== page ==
In his recently released report, Dr. Vivek Murthy details how many lives are being lost to addiction and how many people suffer from the disease. He also discusses possible solutions, and appropriate ways to include the illegal drug epidemic in conversation and future policies. “How we respond to this crisis is a moral test for America. Are we a nation willing to take on an epidemic that is causing great human suffering and economic loss?” questioned Dr. Murthy

Facing Addiction in America is the appropriate title of the paper issued by the Surgeon General. Readers can learn a lot about the current situation, including that every day 78 people die from opiate overdoses. This is despite increased public awareness of the dangers of prescription painkiller abuse, first responders being equipped with naloxone, a drug that reverses the effects of an overdose, and doctors decreasing the amount of prescriptions they write for painkillers. We don’t have to wait and see until the next round of statistics is released, we can continue to do more to save lives now.

Dr. Murthy explains that drug addiction is a chronic disease that is much more likely to be handled by effective treatment. Embarrassment and stigma oftentimes keeps people from seeking rehabilitation help, thus only continuing their addiction. Another common barrier between addicts and treatment has been financial resources, but more barriers have been removed through broader insurance coverage. It is uncertain if the Affordable Care Act will be repealed with a new Administration taking office in January. “We have made progress. how do we keep that progress going? A key part is making sure people have insurance coverage,” commented Murthy.

If informative papers like the Surgeon General’s do anything, hopefully they inform millions of people and motivate enough of us to do more about his problem. If not, the reality is that any one of us could be the next to lose a loved one to addiction – something which nobody should have to experience and is preventable.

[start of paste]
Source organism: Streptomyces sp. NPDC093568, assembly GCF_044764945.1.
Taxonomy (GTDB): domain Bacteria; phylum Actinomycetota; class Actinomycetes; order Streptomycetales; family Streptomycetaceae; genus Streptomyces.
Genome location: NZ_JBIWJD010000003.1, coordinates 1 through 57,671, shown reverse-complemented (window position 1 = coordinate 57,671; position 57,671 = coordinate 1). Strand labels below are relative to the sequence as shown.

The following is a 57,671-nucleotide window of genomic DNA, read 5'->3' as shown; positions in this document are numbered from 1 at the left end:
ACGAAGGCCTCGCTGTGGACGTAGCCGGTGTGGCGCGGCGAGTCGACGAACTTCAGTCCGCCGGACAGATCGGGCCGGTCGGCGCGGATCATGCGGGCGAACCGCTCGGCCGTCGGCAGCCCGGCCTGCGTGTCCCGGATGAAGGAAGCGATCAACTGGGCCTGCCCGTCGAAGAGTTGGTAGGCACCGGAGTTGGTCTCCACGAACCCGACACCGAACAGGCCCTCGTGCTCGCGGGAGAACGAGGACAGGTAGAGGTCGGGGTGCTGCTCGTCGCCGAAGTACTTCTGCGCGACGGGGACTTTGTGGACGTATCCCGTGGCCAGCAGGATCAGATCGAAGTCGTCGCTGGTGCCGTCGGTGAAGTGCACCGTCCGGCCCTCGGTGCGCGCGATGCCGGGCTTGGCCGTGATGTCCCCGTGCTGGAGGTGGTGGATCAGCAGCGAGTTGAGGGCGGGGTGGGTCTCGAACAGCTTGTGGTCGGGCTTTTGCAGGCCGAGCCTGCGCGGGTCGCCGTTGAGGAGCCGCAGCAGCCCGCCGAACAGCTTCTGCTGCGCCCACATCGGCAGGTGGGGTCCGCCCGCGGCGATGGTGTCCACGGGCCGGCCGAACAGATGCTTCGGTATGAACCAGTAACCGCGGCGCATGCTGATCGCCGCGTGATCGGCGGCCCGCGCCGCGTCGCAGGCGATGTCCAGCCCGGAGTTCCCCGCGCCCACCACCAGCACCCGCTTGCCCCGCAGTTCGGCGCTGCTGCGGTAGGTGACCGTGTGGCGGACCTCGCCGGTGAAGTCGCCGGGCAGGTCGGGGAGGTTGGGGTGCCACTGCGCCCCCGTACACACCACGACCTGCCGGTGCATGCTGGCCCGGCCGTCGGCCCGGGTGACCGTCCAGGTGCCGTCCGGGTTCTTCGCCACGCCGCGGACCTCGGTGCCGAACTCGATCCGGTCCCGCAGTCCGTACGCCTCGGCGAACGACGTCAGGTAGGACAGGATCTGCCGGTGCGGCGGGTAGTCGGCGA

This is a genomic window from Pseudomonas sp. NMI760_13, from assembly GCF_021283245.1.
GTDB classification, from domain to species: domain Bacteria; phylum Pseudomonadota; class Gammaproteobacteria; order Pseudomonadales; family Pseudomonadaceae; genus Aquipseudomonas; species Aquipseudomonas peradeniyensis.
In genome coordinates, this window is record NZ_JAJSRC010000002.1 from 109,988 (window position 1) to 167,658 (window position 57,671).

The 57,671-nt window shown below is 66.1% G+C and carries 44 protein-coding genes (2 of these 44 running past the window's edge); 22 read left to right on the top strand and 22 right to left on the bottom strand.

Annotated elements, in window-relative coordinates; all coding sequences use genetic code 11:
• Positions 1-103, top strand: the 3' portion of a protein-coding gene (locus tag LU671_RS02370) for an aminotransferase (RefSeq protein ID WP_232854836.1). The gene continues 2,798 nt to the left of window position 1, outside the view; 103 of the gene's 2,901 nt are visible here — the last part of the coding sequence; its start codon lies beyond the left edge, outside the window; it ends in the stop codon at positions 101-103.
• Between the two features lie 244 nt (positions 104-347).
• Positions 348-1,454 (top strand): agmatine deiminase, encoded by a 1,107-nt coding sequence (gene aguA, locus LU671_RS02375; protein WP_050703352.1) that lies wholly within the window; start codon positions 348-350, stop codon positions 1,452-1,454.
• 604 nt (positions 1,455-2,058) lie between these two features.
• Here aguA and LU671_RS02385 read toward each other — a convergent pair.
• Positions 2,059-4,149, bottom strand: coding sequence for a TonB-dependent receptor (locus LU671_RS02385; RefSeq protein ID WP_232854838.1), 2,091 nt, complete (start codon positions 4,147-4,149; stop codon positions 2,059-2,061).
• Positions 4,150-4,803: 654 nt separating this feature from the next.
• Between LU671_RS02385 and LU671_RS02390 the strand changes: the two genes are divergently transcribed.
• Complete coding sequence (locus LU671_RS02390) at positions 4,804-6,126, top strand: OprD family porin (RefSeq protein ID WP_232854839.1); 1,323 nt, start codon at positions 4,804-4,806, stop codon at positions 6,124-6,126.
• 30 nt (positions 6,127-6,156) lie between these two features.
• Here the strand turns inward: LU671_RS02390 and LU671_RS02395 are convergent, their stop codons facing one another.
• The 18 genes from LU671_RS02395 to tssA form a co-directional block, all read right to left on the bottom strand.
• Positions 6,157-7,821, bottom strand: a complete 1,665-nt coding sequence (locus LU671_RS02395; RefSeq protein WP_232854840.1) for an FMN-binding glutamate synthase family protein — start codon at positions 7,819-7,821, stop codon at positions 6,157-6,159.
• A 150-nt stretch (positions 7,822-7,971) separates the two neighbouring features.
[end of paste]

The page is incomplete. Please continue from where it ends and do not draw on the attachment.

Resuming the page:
If you have a friend or family member who is battling an addiction to drugs or alcohol, contact Genesis House today and find out more about how we can help.

The Economics Behind the Illicit Drug Trade

illicit drug tradeAlthough the illicit drug market has a very complex system of production and distribution, it still follows very simple economic rules of supply and demand. Regardless of where drugs come from or how much they cost, as long as people are still seeking them someone will find a way to capitalize on their plight.

The Drug Enforcement Administration’s System to Retrieve Information from Drug Evidence (STRIDE) database is a program that collects information regarding all aspects of illegal drugs. This can include market price and drug purity. These two variables help explain what is going on behind the drug dealing scenes on the streets. For instance, STRIDE has been able to show investigators that drug prices tend to decline over time. There are a few potential causes for this decline, but one interesting one has to do with substitution. When certain regulations, law enforcement changes and laws get enacted regarding a certain drug, many users will switch to something else. This means that the demand for the original drug has dropped, thereby decreasing the price. This type of information can show investigators if policy-changes are working, and what drug the addicts have shifted their attention to.